# Exploit Parallelism

I was reading the old VerizonMath meme recently and began thinking about it in terms of a teaching moment. George Vaccaro was clearly trying very hard to teach the Verizon employees a little something about math, and they just weren’t getting it. Part of the problem is surely, as everyone points out, the lack of math common sense of the Verizon employees involved; a trait all too common in American today.

But from another perspective, George himself contributed to the problem. If you read the (unverified) transcript of the exchange, you’ll notice that there several points where George tries, with good intentions, to lead the employees through a line of reasoning that can lead to only one possible conclusion: that 2/1000 of a dollar is not the same currency value as 2/1000 of a cent.

George: Yes, do you you recognize there’s a difference between those 2 numbers [“point zero zero two dollars and point zero zero two cents”]?

[pause]

M: No.

G: Okay, is there a difference between 2 dollars and 2 cents?

M: Well, yeah, sir..

G: Well okay, is it.. is there a difference between .002 dollars and .002 cents?

M: .002 dollars and .002 cents.

G: Yes, is there a difference between..

M: Sir, sir, they’re.. they’re both the same if you, if you look at ’em on paper-wise

In that moment, George and the Verizon employee (Mike or just “M”) had a meeting of the minds. They probably shared a common mental model of the value of currency. I say “probably” because we can’t know, from the outside, what George and Mike were actually thinking in that moment nor can they, post hoc, likely reconstruct what they were actually thinking in that moment. Still, George seems to have had Mike at a point of common understanding:

G: Okay, is there a difference between 2 dollars and 2 cents?

M: Well, yeah, sir..

But then George lets the moment slip away.

G: No.. they’re not, actually. It.. is .5 dollars the same as .5 cents?

M: Is .5 dollars..?

G: Is half a dollar..

M: That would be.. That would be 50 cents.

G: A half a dollar.. is it the same as a half of a cent?

M: No.

By changing the values involved, George confused Mike… You can see the moment it happened: when Mike struggled to think about the different quantities being given. As a learner in that moment, Mike was probably trying to glean from the examples being presented just what George’s point was. He was trying to find order in the pieces of the puzzle George had so far shared with him but, as many learners do, Mike ended up confused, instead of enlightened.

In my view, what George should have done at that point was to exploit the parallelism of not only the ideas, but also the precise language that he and Mike shared. What would that look like? Well, the ideal exchange would have been:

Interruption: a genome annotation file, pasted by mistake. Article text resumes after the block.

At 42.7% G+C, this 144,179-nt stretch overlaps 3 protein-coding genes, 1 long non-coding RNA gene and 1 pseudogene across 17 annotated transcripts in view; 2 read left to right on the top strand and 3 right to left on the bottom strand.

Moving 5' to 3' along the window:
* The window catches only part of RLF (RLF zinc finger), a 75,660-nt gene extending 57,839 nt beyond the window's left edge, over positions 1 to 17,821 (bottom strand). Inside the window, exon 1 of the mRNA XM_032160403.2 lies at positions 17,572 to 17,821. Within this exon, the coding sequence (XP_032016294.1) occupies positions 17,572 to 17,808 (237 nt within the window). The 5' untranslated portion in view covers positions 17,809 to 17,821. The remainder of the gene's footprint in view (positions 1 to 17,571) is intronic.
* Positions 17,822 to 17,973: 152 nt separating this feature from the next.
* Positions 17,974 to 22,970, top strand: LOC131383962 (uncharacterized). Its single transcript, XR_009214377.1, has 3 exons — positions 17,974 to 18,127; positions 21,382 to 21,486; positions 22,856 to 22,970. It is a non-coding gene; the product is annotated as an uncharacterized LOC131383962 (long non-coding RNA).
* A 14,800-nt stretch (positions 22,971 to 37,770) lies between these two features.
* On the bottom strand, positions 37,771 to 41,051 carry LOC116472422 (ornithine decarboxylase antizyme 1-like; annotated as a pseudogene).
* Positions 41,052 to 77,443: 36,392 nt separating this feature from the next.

G (fictional): Okay, is there a difference between two tenths of a dollar and two tenths of a cent?

G (fictional): Okay, then, is there a difference between two hundredths of a dollar and two hundredths of a cent?

G (fictional): Okay, well, one way to represent “two hundredths of a dollar” is to say “zero point zero zero two dollars” and to represent “two hundredths of a cent” we can say “zero point zero zero two cents”. Now, you’ve just agreed that 0.002 dollars is different from 0.002 cents, correct?

I believe, had George done that, that Mike would have had a better chance of seeing the problem with his reasoning. Mike would have been able to see clearly that 0.002 dollars and 0.002 cents are different currency values.

There are several points in the transcript that reflect this issue: when Mike gets confused, George injects a different example in an attempt to build some critical mass of evidence. But Mike isn’t able to organize the evidence and, so, the valuable distinction that George understands and is trying to convey to Mike isn’t understood by Mike.

The problem, of course, is that “cents” itself hides a multiplier. “Cents” means 1/100 of a dollar, in this context. So, what George is really arguing is that

0.002 * 1 dollar does not equal 0.002 * (1/100) dollar

But, of course, I’m now guilty of the same massing of evidence.

I see in public policy debates, as well as educational settings, that the desire to present a coherent collection of evidence is instead interpreted as disjoint examples.

My solution is a scientific one: hold all things constant, except one. In other words, exploit the parallelism inherent in the issue being considered.

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